Let me tell you, I will never use that expression again. Because you know what? Babies don’t actually sleep. Ever. They came to earth to suck your energy until there is none left and you resort to begging them to close their eyes and pay a visit to dreamland. That’s my theory anyway.
Monthly Archives: November, 2012
A day like any other. I prepared six bottles of milk, boiled water a thousand of time, attempted to put Mark to sleep four or five times and I was peed on twice. Gosh, it’s only 9 p.m.
Much has been said and written about having a baby… but how come no one warned me about these ten weird “baby side effects”?
Never mind—let me enlighten you.
The week has been busy web-wise, and my two “identities”, “mommy” and “expat” were put to good use for an award nomination and an interesting interview. First of all, I’m happy to announce that Expats Blog nominated Correr Es Mi Destino for the Expat Blog Awards 2012. Second, I was interviewed by Mummy in Provence as part of her “Global Differences series” in which she showcases stories of mothers having a baby abroad.
Feng, who is carrying Mark in his arms, turns around so that the baby can see me (or not—I never know what babies can actually see!). He stops crying, Feng breathes a sigh of relief (the little guy is loud!) and I freeze at the doorway. Me, a mommy?
Angélique and Tinlun are a skilled couple, but they are quick to point out that their two cats are doing most of the coding work. Yet, on top of keeping busy with freelancing assignments and contract work, they found the time to develop their own videogame—Pop’n’Spawn was recently released, and it’s addictive!
I had heard horror stories about what to expect in the postpartum (i.e. after birth) stage but again, I guess I was lucky, it was (and is) a good experience, albeit a strange and sudden one.
Between us, I don’t know anything about babies. Please don’t report me to social services (yet). And still between us, I only realized I was actually having a baby a few weeks ago. And that I should really start buying… I don’t know, baby stuff?
Unlike in France, money is not a taboo in North America. It took me a long time to overcome my French way of dealing with personal finance, which was basically “don’t even mention it”. The problem is, when you don’t talk about money, you don’t learn any tricks.
We are a family. We have a family. It’s the three of us now, a multicultural household in a multicultural country. Writing this makes me smile: I am now a mother, Feng is a father and we have a child. It still feels unreal but yet strangely natural.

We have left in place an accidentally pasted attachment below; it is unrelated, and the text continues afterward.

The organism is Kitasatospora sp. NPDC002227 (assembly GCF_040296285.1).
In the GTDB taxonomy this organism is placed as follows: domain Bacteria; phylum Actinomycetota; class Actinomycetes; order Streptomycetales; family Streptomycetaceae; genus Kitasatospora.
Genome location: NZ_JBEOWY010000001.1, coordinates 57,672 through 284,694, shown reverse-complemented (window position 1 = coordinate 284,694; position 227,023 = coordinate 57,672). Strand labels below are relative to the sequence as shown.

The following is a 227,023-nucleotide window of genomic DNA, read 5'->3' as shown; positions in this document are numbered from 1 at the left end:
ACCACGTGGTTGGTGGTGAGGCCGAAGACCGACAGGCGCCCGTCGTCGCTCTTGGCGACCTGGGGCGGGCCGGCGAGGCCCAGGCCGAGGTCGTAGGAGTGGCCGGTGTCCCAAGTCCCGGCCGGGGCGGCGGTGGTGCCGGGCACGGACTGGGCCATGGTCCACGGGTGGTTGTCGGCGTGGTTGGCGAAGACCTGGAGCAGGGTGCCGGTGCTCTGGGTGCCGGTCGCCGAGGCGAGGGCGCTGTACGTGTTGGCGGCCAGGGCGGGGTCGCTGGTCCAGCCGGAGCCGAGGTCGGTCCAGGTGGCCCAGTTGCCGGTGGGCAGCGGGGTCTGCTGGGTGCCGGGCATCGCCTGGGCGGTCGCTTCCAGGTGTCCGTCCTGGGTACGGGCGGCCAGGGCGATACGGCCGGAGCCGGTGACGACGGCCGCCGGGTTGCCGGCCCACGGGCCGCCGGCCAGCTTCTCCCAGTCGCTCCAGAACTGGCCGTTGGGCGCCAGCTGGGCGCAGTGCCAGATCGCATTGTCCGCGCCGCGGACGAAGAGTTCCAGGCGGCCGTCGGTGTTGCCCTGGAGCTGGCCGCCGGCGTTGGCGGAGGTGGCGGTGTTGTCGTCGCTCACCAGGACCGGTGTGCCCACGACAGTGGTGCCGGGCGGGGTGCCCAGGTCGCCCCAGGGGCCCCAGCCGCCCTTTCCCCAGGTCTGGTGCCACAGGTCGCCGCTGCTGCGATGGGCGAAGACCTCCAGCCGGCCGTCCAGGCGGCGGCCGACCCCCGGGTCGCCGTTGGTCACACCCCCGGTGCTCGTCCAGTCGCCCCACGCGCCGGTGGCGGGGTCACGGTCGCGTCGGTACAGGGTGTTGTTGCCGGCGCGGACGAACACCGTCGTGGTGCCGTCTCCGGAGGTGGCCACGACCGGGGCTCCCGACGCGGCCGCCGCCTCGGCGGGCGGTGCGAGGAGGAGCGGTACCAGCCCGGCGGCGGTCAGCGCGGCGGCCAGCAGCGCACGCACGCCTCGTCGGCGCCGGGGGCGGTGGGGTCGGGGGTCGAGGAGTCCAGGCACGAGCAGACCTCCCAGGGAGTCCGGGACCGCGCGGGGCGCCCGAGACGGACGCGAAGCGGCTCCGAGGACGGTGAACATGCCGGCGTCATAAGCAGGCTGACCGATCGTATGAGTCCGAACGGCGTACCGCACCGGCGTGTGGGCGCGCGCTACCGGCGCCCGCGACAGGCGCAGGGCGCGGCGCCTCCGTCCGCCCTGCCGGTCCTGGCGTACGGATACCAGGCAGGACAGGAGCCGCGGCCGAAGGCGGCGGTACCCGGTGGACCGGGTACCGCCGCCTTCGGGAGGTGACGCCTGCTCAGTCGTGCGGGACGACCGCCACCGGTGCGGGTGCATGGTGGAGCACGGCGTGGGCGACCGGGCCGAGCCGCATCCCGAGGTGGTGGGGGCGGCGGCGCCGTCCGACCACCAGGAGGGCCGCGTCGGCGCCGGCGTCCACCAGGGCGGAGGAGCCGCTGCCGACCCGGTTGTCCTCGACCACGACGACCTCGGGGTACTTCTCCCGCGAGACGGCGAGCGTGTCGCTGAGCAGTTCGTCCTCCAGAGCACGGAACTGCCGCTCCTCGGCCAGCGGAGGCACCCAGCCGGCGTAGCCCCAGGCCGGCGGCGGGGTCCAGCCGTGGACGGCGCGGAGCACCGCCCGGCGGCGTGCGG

Along with queuing at Tim Hortons, being overly polite and shoveling snow, border shopping is a great Canadian pastime. And I’m willing to bet that since the NHL season has been cancelled, a lot of us will head South on weekends to find good deals… even more so with the latest increased duty free allowances.
Mark took his first interprovincial trip when Feng and I decided to check out the fall colours in Gatineau Park, in Quebec. We drove around for half an hour—I’m always impressed by how huge the “park” is!—and made it to Pink Lake, a popular scenic lookout around the eponymous lake (which is not pink).
Each time I step out of the house—which is pretty much never these days, I’m getting cabin fever!—I’m surprise to see that somehow, the world is still spinning. Buses packed with commuters come and go, kids stopped by our house for Halloween, and now people are starting to do their Christmas shopping (I definitely saw a plastic snowman on display at Walmart—or did I dream that?), the sun is rising and setting like usual.
Blame my sarcasms and tongue-in-cheek attitude and articles on my French side—you know how much French like to complain about nothing and everything! So let’s be appreciative a bit for a change. It’s good for my karma and I take my karma seriously these days (yes, being pregnant makes you superstitious, I find). Here are ten perks of being pregnant, aka “thank you flowers and bees”.
Pregnant women’s body fluids are highly sought-after in Canada. For someone banned from giving blood because I grew up in Europe, this year, I feel I’ve spent my time peeing in tiny urine sample bottles (why are they so small??) and filling blood collection tubes.